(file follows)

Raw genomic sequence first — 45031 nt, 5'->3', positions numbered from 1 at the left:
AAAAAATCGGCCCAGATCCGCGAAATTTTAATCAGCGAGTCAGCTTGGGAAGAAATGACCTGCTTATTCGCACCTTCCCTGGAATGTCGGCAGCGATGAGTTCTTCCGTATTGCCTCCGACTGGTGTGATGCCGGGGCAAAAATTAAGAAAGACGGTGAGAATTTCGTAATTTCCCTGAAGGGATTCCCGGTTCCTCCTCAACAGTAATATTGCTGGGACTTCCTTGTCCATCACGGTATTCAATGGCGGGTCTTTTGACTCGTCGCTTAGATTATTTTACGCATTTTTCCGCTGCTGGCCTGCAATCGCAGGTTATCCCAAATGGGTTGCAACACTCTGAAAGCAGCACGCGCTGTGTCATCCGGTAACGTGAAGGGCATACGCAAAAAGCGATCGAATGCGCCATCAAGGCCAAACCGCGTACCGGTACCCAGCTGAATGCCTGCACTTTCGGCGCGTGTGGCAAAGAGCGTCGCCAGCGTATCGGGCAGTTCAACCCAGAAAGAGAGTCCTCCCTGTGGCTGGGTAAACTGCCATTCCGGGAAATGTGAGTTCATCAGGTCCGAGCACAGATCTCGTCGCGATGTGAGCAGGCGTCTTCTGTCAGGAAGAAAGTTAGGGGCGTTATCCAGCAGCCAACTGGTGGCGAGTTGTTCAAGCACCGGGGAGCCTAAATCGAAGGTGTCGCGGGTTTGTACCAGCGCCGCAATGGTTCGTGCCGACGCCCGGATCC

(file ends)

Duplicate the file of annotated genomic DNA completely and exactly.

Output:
Raw genomic sequence first — 45031 nt, 5'->3', positions numbered from 1 at the left:
AAAAAATCGGCCCAGATCCGCGAAATTTTAATCAGCGAGTCAGCTTGGGAAGAAATGACCTGCTTATTCGCACCTTCCCTGGAATGTCGGCAGCGATGAGTTCTTCCGTATTGCCTCCGACTGGTGTGATGCCGGGGCAAAAATTAAGAAAGACGGTGAGAATTTCGTAATTTCCCTGAAGGGATTCCCGGTTCCTCCTCAACAGTAATATTGCTGGGACTTCCTTGTCCATCACGGTATTCAATGGCGGGTCTTTTGACTCGTCGCTTAGATTATTTTACGCATTTTTCCGCTGCTGGCCTGCAATCGCAGGTTATCCCAAATGGGTTGCAACACTCTGAAAGCAGCACGCGCTGTGTCATCCGGTAACGTGAAGGGCATACGCAAAAAGCGATCGAATGCGCCATCAAGGCCAAACCGCGTACCGGTACCCAGCTGAATGCCTGCACTTTCGGCGCGTGTGGCAAAGAGCGTCGCCAGCGTATCGGGCAGTTCAACCCAGAAAGAGAGTCCTCCCTGTGGCTGGGTAAACTGCCATTCCGGGAAATGTGAGTTCATCAGGTCCGAGCACAGATCTCGTCGCGATGTGAGCAGGCGTCTTCTGTCAGGAAGAAAGTTAGGGGCGTTATCCAGCAGCCAACTGGTGGCGAGTTGTTCAAGCACCGGGGAGCCTAAATCGAAGGTGTCGCGGGTTTGTACCAGCGCCGCAATGGTTCGTGCCGACGCCCGGATCC